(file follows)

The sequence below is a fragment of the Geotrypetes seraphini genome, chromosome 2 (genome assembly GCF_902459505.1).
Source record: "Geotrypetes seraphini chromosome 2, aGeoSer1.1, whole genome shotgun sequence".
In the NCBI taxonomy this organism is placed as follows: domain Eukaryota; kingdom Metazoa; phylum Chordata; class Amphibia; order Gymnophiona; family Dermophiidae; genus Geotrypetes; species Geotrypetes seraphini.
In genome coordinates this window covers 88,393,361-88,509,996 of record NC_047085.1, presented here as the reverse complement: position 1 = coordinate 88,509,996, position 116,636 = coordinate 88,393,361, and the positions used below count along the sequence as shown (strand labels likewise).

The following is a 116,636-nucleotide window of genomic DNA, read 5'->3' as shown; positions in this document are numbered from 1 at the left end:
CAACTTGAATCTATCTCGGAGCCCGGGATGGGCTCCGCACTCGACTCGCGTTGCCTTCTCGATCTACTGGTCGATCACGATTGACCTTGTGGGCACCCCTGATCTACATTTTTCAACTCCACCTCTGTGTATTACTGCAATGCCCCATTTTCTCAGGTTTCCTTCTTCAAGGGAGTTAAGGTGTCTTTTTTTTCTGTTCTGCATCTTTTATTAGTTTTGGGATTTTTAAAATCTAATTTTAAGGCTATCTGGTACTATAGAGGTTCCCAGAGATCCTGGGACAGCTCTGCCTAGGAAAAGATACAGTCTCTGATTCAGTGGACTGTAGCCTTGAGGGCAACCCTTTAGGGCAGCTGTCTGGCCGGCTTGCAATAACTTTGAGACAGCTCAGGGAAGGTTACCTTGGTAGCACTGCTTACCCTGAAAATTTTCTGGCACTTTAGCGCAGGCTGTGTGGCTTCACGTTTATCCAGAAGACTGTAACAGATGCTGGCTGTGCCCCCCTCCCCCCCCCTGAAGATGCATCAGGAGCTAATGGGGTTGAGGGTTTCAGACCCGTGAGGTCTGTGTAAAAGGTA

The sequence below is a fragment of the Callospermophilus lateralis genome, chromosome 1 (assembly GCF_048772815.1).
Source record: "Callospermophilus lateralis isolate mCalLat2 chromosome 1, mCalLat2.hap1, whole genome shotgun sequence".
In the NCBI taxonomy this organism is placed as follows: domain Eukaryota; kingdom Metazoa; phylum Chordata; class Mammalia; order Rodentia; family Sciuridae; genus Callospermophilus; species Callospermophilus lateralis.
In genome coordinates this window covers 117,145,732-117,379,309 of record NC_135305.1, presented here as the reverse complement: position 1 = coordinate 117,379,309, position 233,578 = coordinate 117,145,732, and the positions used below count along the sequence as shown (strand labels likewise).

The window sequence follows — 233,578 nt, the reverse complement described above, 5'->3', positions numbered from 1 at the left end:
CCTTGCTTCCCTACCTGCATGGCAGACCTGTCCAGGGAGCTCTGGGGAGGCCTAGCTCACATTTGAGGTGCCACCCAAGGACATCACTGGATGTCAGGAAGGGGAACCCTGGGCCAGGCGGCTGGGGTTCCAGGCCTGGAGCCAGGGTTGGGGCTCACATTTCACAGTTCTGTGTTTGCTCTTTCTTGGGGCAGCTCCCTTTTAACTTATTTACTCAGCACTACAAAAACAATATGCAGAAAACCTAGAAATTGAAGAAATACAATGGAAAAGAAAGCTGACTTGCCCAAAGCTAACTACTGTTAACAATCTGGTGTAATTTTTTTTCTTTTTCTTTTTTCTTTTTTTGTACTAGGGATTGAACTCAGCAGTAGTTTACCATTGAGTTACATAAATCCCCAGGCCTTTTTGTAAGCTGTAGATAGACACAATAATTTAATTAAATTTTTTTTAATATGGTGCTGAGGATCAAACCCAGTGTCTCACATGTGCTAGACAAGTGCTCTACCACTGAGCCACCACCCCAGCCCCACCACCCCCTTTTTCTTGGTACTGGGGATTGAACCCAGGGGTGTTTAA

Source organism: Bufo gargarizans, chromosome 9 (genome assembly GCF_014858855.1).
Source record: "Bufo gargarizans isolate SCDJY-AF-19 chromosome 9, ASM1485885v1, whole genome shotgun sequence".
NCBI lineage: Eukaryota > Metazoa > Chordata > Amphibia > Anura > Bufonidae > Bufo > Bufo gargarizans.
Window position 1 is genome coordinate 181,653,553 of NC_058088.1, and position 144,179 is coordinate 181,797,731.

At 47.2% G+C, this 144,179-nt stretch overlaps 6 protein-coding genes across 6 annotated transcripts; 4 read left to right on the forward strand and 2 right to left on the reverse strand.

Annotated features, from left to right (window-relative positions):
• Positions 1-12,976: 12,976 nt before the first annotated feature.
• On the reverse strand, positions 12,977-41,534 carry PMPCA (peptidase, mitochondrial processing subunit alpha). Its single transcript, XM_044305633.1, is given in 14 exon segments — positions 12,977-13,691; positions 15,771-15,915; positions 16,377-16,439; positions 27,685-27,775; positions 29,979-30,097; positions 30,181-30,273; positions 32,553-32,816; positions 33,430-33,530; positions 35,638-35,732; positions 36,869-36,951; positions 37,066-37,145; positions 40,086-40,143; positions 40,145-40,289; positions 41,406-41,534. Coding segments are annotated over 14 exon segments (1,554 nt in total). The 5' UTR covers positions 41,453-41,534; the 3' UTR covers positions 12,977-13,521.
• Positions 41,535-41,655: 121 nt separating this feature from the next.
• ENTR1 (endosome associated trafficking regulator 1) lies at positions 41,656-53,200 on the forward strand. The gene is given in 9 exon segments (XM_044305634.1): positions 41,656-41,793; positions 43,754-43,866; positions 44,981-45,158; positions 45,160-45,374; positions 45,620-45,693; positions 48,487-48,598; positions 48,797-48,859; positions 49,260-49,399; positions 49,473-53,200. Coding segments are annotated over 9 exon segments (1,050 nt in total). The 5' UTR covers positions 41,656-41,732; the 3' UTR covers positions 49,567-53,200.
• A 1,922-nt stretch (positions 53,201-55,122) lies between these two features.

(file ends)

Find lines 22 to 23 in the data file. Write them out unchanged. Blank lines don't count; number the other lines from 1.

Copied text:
• ENTR1 (endosome associated trafficking regulator 1) lies at positions 41,656-53,200 on the forward strand. The gene is given in 9 exon segments (XM_044305634.1): positions 41,656-41,793; positions 43,754-43,866; positions 44,981-45,158; positions 45,160-45,374; positions 45,620-45,693; positions 48,487-48,598; positions 48,797-48,859; positions 49,260-49,399; positions 49,473-53,200. Coding segments are annotated over 9 exon segments (1,050 nt in total). The 5' UTR covers positions 41,656-41,732; the 3' UTR covers positions 49,567-53,200.
• A 1,922-nt stretch (positions 53,201-55,122) lies between these two features.